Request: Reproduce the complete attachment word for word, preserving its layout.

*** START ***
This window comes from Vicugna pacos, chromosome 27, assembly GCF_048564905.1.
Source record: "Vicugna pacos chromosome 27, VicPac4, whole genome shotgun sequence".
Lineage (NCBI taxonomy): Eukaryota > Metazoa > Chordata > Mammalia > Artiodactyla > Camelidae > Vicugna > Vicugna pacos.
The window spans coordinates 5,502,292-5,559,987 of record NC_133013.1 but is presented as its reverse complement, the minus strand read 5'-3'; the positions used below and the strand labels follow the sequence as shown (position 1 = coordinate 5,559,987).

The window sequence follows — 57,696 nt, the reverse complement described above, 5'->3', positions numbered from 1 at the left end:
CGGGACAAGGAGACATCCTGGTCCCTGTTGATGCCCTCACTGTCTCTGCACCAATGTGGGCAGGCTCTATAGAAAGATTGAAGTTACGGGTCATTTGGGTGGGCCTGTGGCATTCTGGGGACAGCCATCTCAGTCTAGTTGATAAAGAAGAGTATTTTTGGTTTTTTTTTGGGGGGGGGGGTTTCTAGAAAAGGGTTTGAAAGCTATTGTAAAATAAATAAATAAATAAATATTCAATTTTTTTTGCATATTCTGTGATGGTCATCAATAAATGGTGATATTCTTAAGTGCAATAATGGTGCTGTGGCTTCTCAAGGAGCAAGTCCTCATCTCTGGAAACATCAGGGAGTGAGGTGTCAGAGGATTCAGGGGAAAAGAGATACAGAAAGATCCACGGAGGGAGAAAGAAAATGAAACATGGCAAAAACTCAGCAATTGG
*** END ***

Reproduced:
This window comes from Vicugna pacos, chromosome 27, assembly GCF_048564905.1.
Source record: "Vicugna pacos chromosome 27, VicPac4, whole genome shotgun sequence".
Lineage (NCBI taxonomy): Eukaryota > Metazoa > Chordata > Mammalia > Artiodactyla > Camelidae > Vicugna > Vicugna pacos.
The window spans coordinates 5,502,292-5,559,987 of record NC_133013.1 but is presented as its reverse complement, the minus strand read 5'-3'; the positions used below and the strand labels follow the sequence as shown (position 1 = coordinate 5,559,987).

The window sequence follows — 57,696 nt, the reverse complement described above, 5'->3', positions numbered from 1 at the left end:
CGGGACAAGGAGACATCCTGGTCCCTGTTGATGCCCTCACTGTCTCTGCACCAATGTGGGCAGGCTCTATAGAAAGATTGAAGTTACGGGTCATTTGGGTGGGCCTGTGGCATTCTGGGGACAGCCATCTCAGTCTAGTTGATAAAGAAGAGTATTTTTGGTTTTTTTTTGGGGGGGGGGGTTTCTAGAAAAGGGTTTGAAAGCTATTGTAAAATAAATAAATAAATAAATATTCAATTTTTTTTGCATATTCTGTGATGGTCATCAATAAATGGTGATATTCTTAAGTGCAATAATGGTGCTGTGGCTTCTCAAGGAGCAAGTCCTCATCTCTGGAAACATCAGGGAGTGAGGTGTCAGAGGATTCAGGGGAAAAGAGATACAGAAAGATCCACGGAGGGAGAAAGAAAATGAAACATGGCAAAAACTCAGCAATTGG